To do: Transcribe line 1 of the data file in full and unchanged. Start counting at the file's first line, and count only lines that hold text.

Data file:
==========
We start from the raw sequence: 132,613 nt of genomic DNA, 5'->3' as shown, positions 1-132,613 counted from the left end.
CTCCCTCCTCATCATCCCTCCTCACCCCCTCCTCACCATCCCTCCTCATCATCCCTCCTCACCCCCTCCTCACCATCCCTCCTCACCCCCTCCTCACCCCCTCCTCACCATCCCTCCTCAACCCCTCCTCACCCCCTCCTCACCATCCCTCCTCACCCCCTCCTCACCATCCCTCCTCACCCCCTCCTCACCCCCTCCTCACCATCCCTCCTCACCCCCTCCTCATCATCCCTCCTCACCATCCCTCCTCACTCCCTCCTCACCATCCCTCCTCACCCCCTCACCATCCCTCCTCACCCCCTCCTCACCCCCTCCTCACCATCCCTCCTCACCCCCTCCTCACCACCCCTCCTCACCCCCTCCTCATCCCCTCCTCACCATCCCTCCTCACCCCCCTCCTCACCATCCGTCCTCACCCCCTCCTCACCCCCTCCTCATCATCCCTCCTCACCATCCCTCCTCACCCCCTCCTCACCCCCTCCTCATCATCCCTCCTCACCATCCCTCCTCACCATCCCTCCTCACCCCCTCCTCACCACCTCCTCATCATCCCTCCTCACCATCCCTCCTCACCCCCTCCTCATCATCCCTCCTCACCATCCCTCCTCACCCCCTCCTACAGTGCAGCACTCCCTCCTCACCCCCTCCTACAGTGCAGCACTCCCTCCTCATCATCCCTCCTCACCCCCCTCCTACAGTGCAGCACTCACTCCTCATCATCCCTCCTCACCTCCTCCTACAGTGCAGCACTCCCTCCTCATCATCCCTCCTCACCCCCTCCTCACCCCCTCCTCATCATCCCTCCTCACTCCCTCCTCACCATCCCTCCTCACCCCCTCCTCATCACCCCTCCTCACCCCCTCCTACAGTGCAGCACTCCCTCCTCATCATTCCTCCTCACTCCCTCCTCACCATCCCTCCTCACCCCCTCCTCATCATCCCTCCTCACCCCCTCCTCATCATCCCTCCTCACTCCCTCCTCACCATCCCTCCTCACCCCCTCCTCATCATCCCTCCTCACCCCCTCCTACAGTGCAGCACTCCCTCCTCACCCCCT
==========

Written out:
We start from the raw sequence: 132,613 nt of genomic DNA, 5'->3' as shown, positions 1-132,613 counted from the left end.